Composition of Soil

Soil- a very common word to all of us living in this universe. You must have seen, even touched soil. But do you ever thought about what component/s are jot down to make such a major element of our environment?

Soil is basically a mixture of few basic components- inorganic and organic matters, gases and liquid (water) and minerals. The chemical composition of soil is discussed in the soil chemistry. 

Soil chemistry is a branch of soil science that deals with-

  • Chemical constituents
  • Chemical properties
  • Chemical reactions
  • Chemical composition of soil in relation to crop needs.

In this article, the composition of soil is discussed.

Related articles:


Volume Composition of Soil

For maintaining an ideal condition of soil, the approximate volume composition of a representative surface soil may be as follows:

A. Solid Phase (50%)

B. Pore Space (50%)

Source…

A. Solid Phase (50%)

The solid phase of soil consists of a set of solid soil particles. These particles may vary in composition and sizes.

The particles founding the solid phase are divided into two categories:

i) Inorganic Matter/ Mineral Matter (45%)
The inorganic matter mainly consists of rock fragments and minerals.

The rock is broken down into small particles named sand, silt, and clay. These are the fundamental particles of soil.

Soil particles
Diameter
Soil particles USDA

(in mm)

ISSS

(in mm)

in µm
Sand 0.05-2.0 0.02-2.0 20-2000
Silt 0.002- 0.05 0.002- 0.02 2- 20
Clay <0.002 <0.002 <2
Colloid <0.001 <0.001 <1

USDA- United States Department of Agriculture.

ISSSInternational Society for the Systems Sciences.

The rock fragments are the remnants or pieces of massive rocks and the minerals include both primary and secondary minerals like mica, quartz, kaolinite, hydrous oxides etc.

Primary minerals: Formed from the primary condition of rock in high temperature and pressure. They can be changed or modified into secondary minerals. Among the primary minerals, sand and silica minerals are most dominant in soil. Quartz is a primary primary mineral with exception.

Secondary minerals: They are originated from primary minerals. These minerals are resistant (unchangeable). Clay is the most common example of secondary mineral in soil.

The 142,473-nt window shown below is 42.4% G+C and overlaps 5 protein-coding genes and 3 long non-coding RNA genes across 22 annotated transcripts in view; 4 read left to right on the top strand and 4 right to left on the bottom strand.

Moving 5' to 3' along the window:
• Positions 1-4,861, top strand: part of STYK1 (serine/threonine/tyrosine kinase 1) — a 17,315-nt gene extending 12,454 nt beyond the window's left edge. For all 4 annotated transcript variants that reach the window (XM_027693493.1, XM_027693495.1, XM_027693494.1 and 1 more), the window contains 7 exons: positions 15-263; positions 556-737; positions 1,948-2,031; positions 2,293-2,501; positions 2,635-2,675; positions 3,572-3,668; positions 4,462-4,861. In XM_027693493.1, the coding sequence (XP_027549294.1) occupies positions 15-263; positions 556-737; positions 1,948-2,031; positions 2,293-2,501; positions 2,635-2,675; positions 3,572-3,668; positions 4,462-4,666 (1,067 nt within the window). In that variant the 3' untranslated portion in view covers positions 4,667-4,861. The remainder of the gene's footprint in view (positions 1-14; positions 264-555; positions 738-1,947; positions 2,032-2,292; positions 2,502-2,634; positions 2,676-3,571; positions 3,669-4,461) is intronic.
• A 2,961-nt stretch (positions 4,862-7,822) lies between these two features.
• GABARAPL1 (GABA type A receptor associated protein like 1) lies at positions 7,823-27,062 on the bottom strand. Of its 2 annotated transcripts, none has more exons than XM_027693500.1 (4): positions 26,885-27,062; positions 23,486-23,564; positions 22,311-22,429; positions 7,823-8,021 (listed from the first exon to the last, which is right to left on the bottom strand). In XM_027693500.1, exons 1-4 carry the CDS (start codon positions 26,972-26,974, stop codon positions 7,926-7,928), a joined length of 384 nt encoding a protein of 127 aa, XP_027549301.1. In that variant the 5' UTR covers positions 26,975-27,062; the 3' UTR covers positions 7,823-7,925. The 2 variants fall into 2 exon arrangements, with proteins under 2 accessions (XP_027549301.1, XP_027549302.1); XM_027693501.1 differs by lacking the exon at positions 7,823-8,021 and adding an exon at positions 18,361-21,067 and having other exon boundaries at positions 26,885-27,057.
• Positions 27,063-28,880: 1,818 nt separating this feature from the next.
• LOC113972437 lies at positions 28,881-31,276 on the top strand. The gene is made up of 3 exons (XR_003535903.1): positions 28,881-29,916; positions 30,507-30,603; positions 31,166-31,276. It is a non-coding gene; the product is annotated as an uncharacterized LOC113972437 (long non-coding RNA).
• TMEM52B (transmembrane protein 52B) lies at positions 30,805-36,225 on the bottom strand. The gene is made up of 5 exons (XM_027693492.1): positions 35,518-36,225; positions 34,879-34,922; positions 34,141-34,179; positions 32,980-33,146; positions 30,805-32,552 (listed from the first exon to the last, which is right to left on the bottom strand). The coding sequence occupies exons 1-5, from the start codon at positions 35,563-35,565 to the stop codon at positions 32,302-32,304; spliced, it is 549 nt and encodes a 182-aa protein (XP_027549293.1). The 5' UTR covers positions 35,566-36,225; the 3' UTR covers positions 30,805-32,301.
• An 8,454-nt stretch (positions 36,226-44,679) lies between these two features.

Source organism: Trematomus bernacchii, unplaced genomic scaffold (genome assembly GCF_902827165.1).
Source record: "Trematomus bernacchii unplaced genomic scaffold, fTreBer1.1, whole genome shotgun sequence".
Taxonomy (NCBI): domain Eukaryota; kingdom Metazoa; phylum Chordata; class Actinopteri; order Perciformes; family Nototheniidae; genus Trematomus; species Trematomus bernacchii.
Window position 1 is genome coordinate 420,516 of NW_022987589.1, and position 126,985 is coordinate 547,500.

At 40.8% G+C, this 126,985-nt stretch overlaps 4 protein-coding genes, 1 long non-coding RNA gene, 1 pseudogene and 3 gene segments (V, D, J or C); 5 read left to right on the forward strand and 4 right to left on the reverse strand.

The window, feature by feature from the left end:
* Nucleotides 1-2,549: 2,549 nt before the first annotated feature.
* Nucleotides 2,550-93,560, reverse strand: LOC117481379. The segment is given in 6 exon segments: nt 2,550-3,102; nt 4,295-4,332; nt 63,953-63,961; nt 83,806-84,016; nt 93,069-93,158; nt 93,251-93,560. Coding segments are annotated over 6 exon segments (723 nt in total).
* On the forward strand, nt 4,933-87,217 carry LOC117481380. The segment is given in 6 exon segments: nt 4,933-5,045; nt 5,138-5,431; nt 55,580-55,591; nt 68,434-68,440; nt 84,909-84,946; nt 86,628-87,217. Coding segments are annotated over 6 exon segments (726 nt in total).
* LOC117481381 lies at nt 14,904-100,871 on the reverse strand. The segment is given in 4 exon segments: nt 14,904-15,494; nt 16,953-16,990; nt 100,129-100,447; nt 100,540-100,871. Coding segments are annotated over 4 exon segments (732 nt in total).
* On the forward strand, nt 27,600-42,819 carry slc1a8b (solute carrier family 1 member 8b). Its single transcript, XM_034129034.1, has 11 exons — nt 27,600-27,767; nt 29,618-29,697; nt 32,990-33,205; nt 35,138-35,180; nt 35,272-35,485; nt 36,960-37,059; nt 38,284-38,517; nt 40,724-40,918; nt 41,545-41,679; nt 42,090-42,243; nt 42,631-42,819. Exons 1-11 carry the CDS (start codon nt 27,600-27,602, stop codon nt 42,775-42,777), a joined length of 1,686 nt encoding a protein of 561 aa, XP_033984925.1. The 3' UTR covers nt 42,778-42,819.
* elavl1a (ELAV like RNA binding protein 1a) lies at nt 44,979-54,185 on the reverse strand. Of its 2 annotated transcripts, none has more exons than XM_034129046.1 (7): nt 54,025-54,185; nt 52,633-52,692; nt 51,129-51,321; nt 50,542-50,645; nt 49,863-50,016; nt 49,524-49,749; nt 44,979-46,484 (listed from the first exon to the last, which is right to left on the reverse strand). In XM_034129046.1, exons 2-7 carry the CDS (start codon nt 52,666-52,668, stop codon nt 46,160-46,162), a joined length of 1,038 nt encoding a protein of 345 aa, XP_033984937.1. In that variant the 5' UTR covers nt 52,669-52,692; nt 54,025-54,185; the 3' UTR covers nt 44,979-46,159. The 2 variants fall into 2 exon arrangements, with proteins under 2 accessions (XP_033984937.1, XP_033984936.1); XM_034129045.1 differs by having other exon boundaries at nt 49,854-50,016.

ii) Organic Matter (5%)

The organic matter includes the undecomposed, partly decomposed, and completely decomposed (humus) plant and animal tissues.

Both living (Bacteria, fungi, actinomycetes, protozoa etc.) and non-living (decomposed) matters are included.

B. Pore Space (50%)

This phase contains the liquid and gas phases of soil. The proportion of air (25%) and water (25%) in the soil varies with the type of soil. Such as, in completely submerged soil, the air is 0%  and  the water 50%.

In an aproximate calculation, the elements of pore space are divided as following:

i) Micropore Space/Water space/Capillary Pore space (25%)

The pore spaces which have a diameter of less than 0.08mm are called micropore space.

These pores can hold water by capillary force greater than the force of gravity. Free drainage of water through these pores are not allowed.

ii) Macropore Space/Air Space/ Non-capillary Porespace (25%)

The porespaces which are greater than 0.08mm in diameter are called macropores.

Under normal condition, these macropores hold air. So, these are called air space. The water coming from the surface soils drains through them due to force of gravity. These allows free drainage of water through them.

Though different constituents are shown in the figure to be distinctly separated, but in fact these altogether remains in an intimately mixed condition in soil.


Source:

  1. Feature Image: https://www.wur.nl/en/Soil-Chemistry-and-Chemical-Soil-Quality.htm
  2. Researchgate ( Chemical Composition of Soil)
  3. Soils: their chemistry and fertility in tropical Asia- Tamhane RV, DP Motitamani, YP Bali and RL Donahue.
  4. Class lecture of Farah Monowara Jahangiri, Department of Soil, Water and  Environment, University of Dhaka.
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